Because of the pandemic, there are no county fairs this year. Boo! Now how are we going to get our fix of judging, jostling and junk food?
Turns out with a little imagination and a touch of domestic upheaval, you can replicate a county fair in your very own home! Or possibly someone else’s home if they’re away for the long weekend.
It’s unlikely there’s much in the way of animal husbandry taking place on your premises, or even animal wifery, which is just like husbandry except never wrong. But remember: “cow” is just two letters away from “cat,” so they’re practically the same thing.
What you want to do is line up your cats in a row. You can do this by putting out separate food bowls, because cats are pigs (but also cows, don’t forget). While they’re eating, you slowly walk along behind them, admiring such things as “haunches,” “topline” and “muzzle.” But mostly, as at the county fair, you stare at their buttholes. This is perfect, because cats love showing you their buttholes.
If you’re like me, you probably put in a vegetable garden this spring, planting seeds with care in straight rows, nurturing transplants and keeping vigil over young sprouts.
Well, that all went to hell.
As we reach the fall, you can replicate the fair-going process by strolling through your garden and eyeballing your flowers and produce. Stare at your tomatoes. That’s it. That’s all you have to do. Just stare at them. Yup, it’s a tomato, all right. And over there: another tomato. Very… tomatoey.
As for judging, your neighbour probably has a garden too. Take a peek. Look at all their weeds. Judge them.
Make some tea.
You know that kitchen drawer where you keep the doilies and tea cozies and hand-sewn placemats your mother-in-law has given you over the years that you never use but can’t bring yourself to throw away? Open it. Handiwork. Done.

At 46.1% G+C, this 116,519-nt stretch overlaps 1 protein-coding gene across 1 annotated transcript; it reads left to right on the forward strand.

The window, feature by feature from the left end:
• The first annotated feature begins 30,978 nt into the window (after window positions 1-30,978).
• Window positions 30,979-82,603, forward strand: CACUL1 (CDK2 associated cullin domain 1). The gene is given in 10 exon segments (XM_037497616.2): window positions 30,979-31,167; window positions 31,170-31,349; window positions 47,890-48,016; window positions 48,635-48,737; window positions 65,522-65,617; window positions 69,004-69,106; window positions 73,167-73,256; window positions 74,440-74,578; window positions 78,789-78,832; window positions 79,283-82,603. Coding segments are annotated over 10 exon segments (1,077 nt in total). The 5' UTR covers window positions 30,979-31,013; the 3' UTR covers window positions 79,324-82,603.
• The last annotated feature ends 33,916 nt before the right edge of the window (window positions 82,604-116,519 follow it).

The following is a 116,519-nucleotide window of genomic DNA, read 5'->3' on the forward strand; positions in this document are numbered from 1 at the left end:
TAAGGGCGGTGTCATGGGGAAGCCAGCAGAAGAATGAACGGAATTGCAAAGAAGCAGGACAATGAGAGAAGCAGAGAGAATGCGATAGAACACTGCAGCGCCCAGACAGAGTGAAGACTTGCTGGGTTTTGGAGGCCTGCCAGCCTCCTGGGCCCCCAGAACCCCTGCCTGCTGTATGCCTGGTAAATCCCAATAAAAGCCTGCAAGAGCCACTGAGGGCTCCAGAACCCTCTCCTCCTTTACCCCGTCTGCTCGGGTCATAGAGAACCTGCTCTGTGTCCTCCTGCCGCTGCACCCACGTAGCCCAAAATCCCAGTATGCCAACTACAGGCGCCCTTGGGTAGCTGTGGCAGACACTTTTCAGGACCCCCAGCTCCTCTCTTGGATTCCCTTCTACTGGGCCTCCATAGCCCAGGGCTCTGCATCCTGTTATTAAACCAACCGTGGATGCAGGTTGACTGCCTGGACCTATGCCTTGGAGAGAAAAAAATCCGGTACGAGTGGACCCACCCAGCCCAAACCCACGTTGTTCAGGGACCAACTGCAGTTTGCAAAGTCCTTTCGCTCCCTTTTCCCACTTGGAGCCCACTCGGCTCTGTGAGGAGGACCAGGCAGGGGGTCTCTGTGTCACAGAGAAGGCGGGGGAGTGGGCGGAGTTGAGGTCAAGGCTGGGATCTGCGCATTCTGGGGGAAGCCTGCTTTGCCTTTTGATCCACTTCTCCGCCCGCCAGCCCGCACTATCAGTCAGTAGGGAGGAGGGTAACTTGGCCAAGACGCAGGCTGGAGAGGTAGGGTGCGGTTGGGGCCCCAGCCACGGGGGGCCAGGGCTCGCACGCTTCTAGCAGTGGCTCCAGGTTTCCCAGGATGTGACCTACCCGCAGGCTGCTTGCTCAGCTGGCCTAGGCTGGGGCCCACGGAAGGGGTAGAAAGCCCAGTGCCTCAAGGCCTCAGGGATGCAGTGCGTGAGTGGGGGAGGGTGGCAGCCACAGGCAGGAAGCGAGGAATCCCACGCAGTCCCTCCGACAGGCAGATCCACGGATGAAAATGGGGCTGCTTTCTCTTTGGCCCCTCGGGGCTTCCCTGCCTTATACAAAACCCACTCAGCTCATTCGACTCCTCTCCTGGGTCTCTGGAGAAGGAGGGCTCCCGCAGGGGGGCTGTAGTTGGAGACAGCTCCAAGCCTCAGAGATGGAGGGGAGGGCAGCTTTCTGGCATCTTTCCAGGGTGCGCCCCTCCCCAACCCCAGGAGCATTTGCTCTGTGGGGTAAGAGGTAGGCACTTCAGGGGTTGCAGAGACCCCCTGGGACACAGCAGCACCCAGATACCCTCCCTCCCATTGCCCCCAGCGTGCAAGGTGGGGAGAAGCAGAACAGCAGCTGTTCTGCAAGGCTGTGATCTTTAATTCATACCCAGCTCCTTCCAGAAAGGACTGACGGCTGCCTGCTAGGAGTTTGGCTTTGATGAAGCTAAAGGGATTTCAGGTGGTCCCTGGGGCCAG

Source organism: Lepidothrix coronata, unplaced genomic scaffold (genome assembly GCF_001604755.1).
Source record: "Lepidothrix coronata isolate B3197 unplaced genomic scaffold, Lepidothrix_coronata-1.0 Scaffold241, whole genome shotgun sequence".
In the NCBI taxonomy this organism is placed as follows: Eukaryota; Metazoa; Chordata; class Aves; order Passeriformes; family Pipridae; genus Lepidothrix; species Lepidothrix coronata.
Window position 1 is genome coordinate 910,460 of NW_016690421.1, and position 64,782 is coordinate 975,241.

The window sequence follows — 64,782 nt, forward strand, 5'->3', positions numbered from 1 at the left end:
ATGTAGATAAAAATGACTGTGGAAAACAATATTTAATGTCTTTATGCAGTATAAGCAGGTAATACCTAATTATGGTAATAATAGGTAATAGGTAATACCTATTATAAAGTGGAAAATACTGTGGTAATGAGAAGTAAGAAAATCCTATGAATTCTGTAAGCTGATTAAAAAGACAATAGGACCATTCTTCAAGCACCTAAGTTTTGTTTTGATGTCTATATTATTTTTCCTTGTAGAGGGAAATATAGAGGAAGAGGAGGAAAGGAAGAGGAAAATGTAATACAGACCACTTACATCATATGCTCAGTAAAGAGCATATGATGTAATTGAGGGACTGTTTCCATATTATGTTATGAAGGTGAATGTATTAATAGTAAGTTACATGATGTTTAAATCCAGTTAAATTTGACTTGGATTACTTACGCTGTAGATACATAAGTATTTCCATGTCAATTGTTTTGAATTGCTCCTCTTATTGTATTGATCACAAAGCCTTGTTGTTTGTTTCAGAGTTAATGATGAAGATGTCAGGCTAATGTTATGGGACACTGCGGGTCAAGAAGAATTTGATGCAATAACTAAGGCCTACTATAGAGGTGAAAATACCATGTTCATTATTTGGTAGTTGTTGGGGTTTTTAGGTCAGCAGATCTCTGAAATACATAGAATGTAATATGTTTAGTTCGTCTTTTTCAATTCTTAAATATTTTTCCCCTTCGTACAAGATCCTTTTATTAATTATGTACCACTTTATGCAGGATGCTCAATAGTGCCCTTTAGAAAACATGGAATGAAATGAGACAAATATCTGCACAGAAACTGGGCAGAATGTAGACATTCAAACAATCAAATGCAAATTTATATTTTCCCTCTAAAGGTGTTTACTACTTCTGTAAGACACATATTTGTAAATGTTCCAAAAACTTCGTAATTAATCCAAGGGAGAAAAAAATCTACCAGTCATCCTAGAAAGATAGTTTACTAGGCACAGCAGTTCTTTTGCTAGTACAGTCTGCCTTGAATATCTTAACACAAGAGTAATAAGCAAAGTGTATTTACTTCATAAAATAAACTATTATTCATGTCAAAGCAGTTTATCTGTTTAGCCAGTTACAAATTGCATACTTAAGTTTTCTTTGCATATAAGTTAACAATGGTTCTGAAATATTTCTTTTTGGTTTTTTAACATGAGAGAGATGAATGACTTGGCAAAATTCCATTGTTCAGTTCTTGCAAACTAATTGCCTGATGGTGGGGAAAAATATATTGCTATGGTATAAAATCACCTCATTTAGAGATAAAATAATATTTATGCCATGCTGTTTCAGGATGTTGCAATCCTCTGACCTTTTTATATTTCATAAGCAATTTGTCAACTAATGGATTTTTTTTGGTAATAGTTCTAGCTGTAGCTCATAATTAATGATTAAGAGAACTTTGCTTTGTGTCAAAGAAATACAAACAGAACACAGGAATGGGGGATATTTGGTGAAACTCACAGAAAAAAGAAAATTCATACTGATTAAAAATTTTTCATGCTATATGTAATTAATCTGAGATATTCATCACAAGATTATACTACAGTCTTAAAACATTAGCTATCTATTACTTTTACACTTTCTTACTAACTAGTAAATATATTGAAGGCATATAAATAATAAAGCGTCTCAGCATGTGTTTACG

Find yourself some small children. Throw craft supplies at them: pipe cleaners, construction paper, popsicle sticks, macaroni, mod podge. Find out what the hell mod podge is. Tell them they have three hours to prepare entries for multiple categories (“Painting With Feathers Stuck On,” “Structurally Unsound Boat,” “Portrait of Humanoid”). Put them all on display. Give every one of them a prize. Tell the children what a good job they did and how proud you are. Throw everything away.
Open your fridge and stare inside for awhile. Look at all the different food items. Imagine what they taste like. Now, invite a stranger into your home (social distancing!) and ask them to sample everything and tell you which is best. Pay special attention to the jams! (Note: make sure your fridge jams aren’t five years old, which is possible.) Take his word for it.
This might take some doing. You need to go through your house and find all the junk you don’t really need or want. Set up several tables in your back yard and distribute items by category. (If you have collections of cowboy hats or sun catchers, now is the time to put them in play.) Ask family members to man each table. Finally, for your full county fair experience, walk past the tables doing your best to avoid eye contact.
Remember all that stuff in the fridge? Cook it all at once. In grease. Hot dogs? In grease. Vegetables? In grease. Yogurt. Grease. Now eat it all. Then spin in circles for 10 minutes straight. For extra hallucinogenic effect, try sampling some of that questionable five-year-old jam. Unfortunately, you can’t replicate the crowds, but you can probably find some local tweens to come by and shriek in your ear. As for games of chance, pull out the garden hose and see if you can hit the “targets” on your “livestock.” Then throw 20 dollars in the garbage. Bonus: Depending on your situation, watch your neighbours have one too many beers.
You can’t sit around and watch barrel racing but you do have that old wheelbarrow, and barrow racing has its thrills and definitely spills. (Check your records to ensure your tetanus shots are up to date, just as you would for the real fair.) But sadly, you can’t catch up with those old friends you tend to only bump into once a year at the fair, nor are you likely to have a live concert in your back yard. But I can offer you a song:
Ohhhhhh…. There ain’t no durn fair but the fair will endure
Like the trust of good friends and the smell of manure
Yes, the fair will be back for the old folks and young ’uns
Then we’ll all stare at cows’ butts and eat bloomin’ onions